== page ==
Accelerated Approval in Oncology: Why Manufacturers Need to Prove Their Worth in Timely Fashion
The FDA has created a number of pathways to bring drugs for serious conditions onto the market sooner than the traditional approval process would allow. These include priority review, accelerated approval, fast track and breakthrough therapy designations, as well as emergency use authorizations, which are used in emergency situations, such as the COVID-19 pandemic.
One of the most popular routes is accelerated approval, which allows the agency to approve drugs using surrogate endpoints that are thought to predict a clinical benefit. Manufacturers bringing these agents to market must conduct confirmatory clinical trials, which may result in either a drug being withdrawn or the accelerated approval being converted to traditional approval.
The pathway was established in 1992, mainly to bring promising HIV/AIDS therapies to market sooner in order to combat the ongoing epidemic. Between 1992 and 2010, HIV drugs represented the majority of accelerated approvals. While only about one-third of drugs receiving accelerated approval during that time period were oncology drugs, that changed sharply over the following decade: From 2010 to 2020, 85% of the approvals were for oncolytics.
But some concerns exist around accelerated approval for oncology agents. One study published in August 2022 found that of the cancer indications given accelerated approval between Jan. 1, 2007, and Dec. 31, 2021, only 36% were rated as having high added therapeutic value compared with 53.3% for noncancer indications. Another study published in June 2018 revealed that of the 93 new accelerated approval hematology and oncology indications from Dec. 11, 1992, to May 31, 2017, 55% had completed confirmatory trials in a median of 3.4 years after approval, while 40% had not completed those trials. And yet another study published in September 2021 discovered that even after a negative confirmatory trial, one-third of indications remained on a cancer drug’s label, and half were rated the second-highest level of recommendation in National Comprehensive Cancer Network (NCCN) guidelines.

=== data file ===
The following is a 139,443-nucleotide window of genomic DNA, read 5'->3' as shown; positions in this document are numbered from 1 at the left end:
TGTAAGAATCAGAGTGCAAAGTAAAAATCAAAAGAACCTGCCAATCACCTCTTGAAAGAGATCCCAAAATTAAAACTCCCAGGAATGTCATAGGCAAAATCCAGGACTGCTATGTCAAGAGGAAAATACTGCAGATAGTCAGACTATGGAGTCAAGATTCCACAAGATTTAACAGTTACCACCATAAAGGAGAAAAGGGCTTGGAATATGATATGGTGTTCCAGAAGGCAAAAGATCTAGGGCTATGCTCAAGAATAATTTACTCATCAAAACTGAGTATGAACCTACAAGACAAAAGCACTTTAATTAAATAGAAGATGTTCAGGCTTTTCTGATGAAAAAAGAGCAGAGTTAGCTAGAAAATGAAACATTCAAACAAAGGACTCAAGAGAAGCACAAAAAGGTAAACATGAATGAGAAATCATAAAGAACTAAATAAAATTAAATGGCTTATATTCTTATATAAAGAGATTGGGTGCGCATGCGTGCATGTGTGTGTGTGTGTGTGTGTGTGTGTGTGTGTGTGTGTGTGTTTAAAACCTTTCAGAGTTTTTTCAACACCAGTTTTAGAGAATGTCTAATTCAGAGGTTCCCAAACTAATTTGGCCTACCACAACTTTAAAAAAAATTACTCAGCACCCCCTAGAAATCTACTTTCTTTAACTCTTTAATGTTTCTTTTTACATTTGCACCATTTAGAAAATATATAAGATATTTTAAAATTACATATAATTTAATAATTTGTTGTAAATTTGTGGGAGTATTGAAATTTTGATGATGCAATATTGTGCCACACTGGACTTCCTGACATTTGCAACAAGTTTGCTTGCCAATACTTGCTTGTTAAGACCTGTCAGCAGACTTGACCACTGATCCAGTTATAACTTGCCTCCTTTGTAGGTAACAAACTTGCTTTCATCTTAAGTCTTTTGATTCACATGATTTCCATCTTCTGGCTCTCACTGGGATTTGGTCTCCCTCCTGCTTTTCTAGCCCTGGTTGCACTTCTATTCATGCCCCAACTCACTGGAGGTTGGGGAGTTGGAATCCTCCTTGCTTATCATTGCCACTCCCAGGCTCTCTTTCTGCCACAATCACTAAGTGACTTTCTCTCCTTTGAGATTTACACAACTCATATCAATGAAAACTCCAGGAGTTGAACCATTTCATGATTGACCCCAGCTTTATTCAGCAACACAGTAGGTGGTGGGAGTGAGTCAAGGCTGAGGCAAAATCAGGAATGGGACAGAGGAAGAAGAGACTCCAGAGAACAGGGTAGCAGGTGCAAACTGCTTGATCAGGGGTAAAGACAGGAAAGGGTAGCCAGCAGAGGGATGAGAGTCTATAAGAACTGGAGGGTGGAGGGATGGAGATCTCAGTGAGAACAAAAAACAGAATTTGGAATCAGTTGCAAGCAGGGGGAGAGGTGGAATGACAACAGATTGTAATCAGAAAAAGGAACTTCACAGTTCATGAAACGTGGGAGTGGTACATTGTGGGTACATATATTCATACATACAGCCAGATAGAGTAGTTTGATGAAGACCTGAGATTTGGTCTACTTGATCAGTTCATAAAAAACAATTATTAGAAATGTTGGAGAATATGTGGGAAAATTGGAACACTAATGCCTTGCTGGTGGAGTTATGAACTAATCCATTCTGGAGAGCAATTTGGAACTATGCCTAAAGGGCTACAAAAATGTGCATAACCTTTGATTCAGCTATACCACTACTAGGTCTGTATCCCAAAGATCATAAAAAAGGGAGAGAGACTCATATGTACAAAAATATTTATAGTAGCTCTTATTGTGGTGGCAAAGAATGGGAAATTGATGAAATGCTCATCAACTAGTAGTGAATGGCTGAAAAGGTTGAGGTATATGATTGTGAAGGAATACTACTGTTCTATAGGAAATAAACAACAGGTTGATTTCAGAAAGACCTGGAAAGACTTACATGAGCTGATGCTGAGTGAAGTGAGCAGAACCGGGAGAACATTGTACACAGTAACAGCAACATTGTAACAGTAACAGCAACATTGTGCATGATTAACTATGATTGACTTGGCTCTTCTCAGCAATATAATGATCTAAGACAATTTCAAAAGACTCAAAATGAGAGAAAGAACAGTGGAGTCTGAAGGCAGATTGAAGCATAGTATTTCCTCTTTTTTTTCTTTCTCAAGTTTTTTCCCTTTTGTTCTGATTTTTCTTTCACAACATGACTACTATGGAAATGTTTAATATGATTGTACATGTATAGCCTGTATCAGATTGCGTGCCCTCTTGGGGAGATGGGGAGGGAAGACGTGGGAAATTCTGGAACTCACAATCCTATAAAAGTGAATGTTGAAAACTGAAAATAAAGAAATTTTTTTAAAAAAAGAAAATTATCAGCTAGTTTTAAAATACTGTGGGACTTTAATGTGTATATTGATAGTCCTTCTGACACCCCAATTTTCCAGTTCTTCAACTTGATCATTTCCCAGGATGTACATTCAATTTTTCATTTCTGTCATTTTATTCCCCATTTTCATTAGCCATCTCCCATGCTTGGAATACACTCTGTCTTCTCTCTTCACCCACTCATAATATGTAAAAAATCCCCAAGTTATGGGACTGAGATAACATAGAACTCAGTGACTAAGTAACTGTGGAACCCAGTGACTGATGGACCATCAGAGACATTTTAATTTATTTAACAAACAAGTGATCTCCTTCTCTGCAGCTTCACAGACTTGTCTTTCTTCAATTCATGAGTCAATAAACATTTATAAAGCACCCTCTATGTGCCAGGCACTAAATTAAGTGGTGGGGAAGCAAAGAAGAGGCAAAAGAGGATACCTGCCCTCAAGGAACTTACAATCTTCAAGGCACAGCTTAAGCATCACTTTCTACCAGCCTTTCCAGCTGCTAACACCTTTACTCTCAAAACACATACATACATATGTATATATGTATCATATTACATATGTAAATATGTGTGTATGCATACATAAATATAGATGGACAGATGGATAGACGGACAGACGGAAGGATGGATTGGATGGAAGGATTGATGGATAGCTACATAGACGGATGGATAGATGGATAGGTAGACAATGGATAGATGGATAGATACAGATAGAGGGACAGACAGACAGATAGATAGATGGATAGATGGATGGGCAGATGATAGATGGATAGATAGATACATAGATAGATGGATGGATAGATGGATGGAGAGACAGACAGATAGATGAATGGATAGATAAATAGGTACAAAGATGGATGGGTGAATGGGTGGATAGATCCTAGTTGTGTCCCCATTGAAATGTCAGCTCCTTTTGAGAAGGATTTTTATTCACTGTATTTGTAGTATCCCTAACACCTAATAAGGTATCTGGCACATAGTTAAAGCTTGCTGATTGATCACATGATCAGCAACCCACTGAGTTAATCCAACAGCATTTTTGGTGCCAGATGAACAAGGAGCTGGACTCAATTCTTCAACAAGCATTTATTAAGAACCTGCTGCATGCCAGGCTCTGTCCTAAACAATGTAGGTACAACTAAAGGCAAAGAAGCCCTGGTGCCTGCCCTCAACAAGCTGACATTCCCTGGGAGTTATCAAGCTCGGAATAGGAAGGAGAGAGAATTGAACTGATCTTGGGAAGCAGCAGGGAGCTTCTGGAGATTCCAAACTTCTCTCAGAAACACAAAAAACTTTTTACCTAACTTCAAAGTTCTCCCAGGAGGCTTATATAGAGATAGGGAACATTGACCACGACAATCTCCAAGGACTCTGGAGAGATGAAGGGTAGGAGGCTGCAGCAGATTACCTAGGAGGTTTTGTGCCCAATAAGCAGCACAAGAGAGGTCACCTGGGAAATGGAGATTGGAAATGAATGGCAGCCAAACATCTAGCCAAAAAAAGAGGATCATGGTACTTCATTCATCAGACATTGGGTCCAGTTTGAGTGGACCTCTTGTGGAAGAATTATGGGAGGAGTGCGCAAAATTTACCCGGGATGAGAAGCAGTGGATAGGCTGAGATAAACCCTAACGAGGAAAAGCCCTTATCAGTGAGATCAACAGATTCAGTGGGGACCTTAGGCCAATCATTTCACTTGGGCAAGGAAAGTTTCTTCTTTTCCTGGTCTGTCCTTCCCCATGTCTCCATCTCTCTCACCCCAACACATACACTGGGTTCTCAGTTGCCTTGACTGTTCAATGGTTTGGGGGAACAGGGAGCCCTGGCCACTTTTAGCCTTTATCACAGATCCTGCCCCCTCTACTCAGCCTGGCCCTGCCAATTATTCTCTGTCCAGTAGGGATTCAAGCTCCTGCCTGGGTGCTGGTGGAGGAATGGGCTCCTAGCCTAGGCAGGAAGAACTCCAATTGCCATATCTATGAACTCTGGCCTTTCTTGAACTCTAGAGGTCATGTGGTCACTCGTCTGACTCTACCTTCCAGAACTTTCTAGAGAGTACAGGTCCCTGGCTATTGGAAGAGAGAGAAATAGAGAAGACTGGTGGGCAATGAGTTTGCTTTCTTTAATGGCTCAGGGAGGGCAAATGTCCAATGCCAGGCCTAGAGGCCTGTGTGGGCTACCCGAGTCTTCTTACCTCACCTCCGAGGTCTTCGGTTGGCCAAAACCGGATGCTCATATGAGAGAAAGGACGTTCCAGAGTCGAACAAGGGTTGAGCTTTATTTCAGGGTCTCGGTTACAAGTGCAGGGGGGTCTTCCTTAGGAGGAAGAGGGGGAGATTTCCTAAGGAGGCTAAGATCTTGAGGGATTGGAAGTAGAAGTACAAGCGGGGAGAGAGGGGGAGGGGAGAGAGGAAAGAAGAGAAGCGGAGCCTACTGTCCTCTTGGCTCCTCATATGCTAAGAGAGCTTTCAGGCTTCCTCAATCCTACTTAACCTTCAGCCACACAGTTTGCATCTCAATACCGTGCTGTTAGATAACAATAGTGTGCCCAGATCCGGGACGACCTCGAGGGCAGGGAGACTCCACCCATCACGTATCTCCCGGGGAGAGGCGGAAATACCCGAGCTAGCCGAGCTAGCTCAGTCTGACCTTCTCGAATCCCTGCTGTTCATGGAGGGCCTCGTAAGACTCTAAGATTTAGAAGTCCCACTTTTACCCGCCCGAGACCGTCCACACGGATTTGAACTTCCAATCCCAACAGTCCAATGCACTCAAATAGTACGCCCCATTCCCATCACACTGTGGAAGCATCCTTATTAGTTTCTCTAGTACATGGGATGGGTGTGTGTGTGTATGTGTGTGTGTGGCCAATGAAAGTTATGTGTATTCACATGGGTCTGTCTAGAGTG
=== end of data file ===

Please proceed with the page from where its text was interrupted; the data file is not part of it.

Industry experts have proposed numerous suggestions for ensuring that the pathway is truly achieving what it was meant to do: speed valuable medicines to patients who desperately need them.
Richard Pazdur, M.D., director of the FDA’s Oncology Center of Excellence, has expressed interest in requiring manufacturers not only to communicate their confirmatory study plan early in the approval process but also to have these trials underway when they submit their applications for accelerated approval.
“Accelerated approval is aimed at the patients,” Pazdur said during the 2022 Friends of Cancer Research annual meeting. “It’s not an incentive program for the industry.”
Other suggestions include modifying some payment policies, such as increasing Medicaid rebates for accelerated approval drugs or economically incentivizing manufacturers to complete confirmatory trials, as well as providing a prompt withdrawal process if a company does not conduct required trials or the study does not confirm an agent’s benefit. Bipartisan legislation introduced in both the House and the Senate has included provisions to strengthen the pathway.
Amid the public outcry, the industry has seen an increase in voluntary withdrawals recently. Between 2011 and 2013, there were six withdrawals for accelerated approval oncology indications. But since Feb. 25, 2020, when the FDA granted Lilly’s request to withdraw the biologics license application for Lartruvo (olaratumab), almost 20 oncology indications and/or drugs themselves that had come onto the U.S. market via accelerated approval have been withdrawn, with the bulk of those withdrawals coming in 2021 and 2022. About half of the oncolytics impacted are immune checkpoint inhibitors that target programmed death-1/programmed death ligand-1 (PD-1/PD-L1) and have multiple indications.
Manufacturers with accelerated approval oncology indications should conduct their confirmatory trials and truly show that an indication provides value and is improving patients’ health. Otherwise providers may be reluctant to prescribe these agents, and the public calls for action on the pathway will continue to grow, perhaps resulting in outcomes unfavorable to pharma.
Additionally, the NCCN compendia recommendations are used to support Medicare coverage, meaning that Medicare will be required to reimburse use of these drugs. This has important financial consequences for patients—and the healthcare system overall.
Without proactive steps from the FDA, drugs that have no proven clinical value and known toxicities will continue to be used by patients and clinicians, who rely on the FDA to assess the risks and benefits of drugs. This also makes crowded markets even more crowded with drugs that have been proven ineffective. Since the FDA is not removing them from the market or the indication from the label quickly enough, education by manufacturers is important to understand an agent’s value—or lack thereof.